Friday, March 10, 2006

And the Second WaPo Editorial: Unroll Your Own Logs

Second interesting editorial in WaPo today.

A Good Line-Item Veto Friday, March 10, 2006; A18(Excerpt)

WE HAVE repeatedly opposed the idea of a line-item veto. So it may seem inconsistent to warmly endorse -- as we do -- President Bush's proposal this week for what he terms the Legislative Line Item Veto Act of 2006. In fact, though, Mr. Bush is embracing a responsible alternative to the line-item veto, which the Supreme Court struck down in 1998. His bill raises none of the constitutional problems of the earlier law; nor does it raise the same concerns about concentrating power in presidential hands. While it will do much less than is often pretended to diminish the deficit, it would be a useful open-government tool to combat the gross proliferation of congressional earmarks...

Mr. Bush's idea does not so alter the checks and balances between the legislative and executive branches. Under his proposal, the president could not nix part of a spending bill; he could, however, temporarily freeze a spending item and request that Congress rescind it. Congress would be obliged to act on such requests quickly, without amendment and with no possibility of filibuster. If a majority of both houses of Congress stood by the provision, the president's action would have no consequence. If, on the other hand, the spending were a single member's pet project -- a bridge in Alaska, say -- Congress as a whole might not stand by it. The bill, in other words, gives the president not a line-item veto but a device for forcing individual votes on line items buried within larger spending packages.

This makes sense. It might not do much to control the budget, both because pork makes up a small component of the deficit and because the president may be as reluctant to offend congressional appropriations barons as are other legislators. But the bill could spotlight earmarks and the corruption that can come with them. Mr. Bush is, to put it mildly, an imperfect champion of any measure to discipline out-of-control spending; he hasn't once used the veto he already has, while signing into law plenty of pork-filled spending bills. Yet the messenger's flaws should not prejudice the message. This bill deserves consideration on its very significant merits.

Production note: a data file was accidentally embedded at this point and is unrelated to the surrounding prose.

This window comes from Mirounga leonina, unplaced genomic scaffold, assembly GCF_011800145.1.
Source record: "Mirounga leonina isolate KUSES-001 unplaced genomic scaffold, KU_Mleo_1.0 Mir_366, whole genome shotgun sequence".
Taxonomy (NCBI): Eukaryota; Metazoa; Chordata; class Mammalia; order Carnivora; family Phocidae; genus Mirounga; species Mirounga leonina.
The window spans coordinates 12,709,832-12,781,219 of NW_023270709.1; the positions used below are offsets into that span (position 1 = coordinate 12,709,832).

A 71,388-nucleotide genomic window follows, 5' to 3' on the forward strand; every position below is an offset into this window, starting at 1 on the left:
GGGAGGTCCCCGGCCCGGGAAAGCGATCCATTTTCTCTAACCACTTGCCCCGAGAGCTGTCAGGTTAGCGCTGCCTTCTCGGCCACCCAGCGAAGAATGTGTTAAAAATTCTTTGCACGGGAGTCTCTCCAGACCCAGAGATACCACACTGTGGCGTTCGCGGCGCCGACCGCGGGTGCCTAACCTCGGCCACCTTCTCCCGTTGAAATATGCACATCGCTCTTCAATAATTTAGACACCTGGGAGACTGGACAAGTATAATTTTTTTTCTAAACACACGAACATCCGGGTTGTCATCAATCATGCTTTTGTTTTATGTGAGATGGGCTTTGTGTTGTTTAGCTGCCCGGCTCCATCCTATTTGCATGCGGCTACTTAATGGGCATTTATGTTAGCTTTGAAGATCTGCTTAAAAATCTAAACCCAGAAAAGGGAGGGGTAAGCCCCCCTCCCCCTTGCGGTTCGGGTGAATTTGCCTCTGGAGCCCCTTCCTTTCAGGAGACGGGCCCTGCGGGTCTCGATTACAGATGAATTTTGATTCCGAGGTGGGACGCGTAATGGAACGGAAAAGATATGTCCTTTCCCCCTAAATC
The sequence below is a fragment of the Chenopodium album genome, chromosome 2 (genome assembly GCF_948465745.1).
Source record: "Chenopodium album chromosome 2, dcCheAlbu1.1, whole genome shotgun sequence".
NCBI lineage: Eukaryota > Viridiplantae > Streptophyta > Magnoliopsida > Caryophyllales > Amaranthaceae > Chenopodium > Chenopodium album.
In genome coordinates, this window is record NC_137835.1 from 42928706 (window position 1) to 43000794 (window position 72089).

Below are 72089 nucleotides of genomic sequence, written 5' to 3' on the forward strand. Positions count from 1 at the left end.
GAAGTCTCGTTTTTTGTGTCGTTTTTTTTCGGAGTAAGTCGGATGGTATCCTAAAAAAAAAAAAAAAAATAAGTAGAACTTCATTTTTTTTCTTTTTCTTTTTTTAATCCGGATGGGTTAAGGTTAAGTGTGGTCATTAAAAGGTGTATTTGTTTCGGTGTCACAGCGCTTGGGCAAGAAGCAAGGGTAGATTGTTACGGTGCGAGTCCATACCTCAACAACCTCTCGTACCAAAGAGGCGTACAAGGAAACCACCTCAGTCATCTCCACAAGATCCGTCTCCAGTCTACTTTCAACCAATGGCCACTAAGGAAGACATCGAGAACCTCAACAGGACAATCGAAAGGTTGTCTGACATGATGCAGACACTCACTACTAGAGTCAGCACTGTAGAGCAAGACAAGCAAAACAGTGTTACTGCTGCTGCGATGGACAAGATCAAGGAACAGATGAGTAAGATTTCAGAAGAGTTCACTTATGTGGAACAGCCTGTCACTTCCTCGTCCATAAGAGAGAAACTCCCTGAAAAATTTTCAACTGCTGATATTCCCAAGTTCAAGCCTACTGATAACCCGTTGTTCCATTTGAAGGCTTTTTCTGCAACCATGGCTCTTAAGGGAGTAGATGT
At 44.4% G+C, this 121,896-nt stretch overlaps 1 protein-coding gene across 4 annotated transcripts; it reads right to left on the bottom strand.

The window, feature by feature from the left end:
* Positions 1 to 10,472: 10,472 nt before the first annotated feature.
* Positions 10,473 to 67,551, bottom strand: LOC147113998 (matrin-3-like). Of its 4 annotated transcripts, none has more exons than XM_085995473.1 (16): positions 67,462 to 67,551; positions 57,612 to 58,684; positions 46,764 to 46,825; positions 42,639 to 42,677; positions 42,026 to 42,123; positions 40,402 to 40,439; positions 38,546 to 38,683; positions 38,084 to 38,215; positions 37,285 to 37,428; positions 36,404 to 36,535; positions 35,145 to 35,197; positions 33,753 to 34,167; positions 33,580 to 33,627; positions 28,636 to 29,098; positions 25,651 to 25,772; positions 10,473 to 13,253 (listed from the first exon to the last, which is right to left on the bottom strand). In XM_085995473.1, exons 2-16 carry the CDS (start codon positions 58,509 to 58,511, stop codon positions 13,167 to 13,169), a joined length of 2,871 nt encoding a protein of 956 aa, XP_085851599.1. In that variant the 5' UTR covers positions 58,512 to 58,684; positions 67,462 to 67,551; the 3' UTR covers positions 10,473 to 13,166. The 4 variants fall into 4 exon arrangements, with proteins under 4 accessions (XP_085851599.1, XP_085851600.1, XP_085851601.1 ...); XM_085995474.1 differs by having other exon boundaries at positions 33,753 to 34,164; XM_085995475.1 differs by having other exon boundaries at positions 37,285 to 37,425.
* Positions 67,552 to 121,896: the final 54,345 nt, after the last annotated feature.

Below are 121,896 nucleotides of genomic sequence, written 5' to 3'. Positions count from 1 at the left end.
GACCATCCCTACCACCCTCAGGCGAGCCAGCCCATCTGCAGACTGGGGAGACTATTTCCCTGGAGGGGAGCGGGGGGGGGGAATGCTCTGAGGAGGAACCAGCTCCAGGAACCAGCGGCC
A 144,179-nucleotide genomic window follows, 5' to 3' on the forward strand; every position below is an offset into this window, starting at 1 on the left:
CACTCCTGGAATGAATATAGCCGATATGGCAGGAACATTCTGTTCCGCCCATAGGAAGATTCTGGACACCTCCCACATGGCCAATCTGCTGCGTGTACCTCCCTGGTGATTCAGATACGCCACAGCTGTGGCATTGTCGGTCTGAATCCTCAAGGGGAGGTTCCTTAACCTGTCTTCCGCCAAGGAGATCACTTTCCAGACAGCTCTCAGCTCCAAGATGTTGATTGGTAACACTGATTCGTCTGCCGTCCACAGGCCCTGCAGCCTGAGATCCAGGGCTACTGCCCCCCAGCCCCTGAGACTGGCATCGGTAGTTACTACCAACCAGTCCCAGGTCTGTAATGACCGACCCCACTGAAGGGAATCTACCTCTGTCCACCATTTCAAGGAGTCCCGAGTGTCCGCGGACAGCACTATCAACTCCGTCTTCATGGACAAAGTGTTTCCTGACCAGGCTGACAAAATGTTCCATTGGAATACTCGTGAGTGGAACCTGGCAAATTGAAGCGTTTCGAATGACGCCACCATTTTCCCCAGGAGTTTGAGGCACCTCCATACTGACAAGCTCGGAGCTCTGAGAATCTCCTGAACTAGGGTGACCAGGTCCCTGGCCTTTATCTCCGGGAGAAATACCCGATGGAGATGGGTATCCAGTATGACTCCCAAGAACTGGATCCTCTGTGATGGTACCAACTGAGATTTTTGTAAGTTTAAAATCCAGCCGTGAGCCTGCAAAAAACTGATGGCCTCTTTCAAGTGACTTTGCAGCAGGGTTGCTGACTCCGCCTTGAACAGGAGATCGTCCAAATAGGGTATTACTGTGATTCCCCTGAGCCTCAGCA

I had not heard of this proposal. Very clever, political sciency. Force vote on single item. Breaking a log roll means that you can pick out some of the most rotten toothpicks from the bundle and throw them away.

No single element of an omnibus bill would pass on its own, almost by definition. An interesting proposal, and good on the WaPo folks to support the President in this instance, because: They are right, he's right.

ATSRTWT

Remarkable WaPo Editorials

This morning, sitting on the seventh floor of the Sheraton at 12th and K in DC, I read two editorials in the WaPo that I find truly remarkable. (I had been at this conference, which was a blast. Made Tom Mann of Brookings so mad he sputtered. SPUTTERED, I tell you).

I will post an excerpt from each, separately, as they make different points. But if the WaPo is saying stuff like this....well, BOTH the Repubs and the Dems are looking at the world through rose-colored shot glasses.

Happy Now? Friday, March 10, 2006; A18 (Excerpt)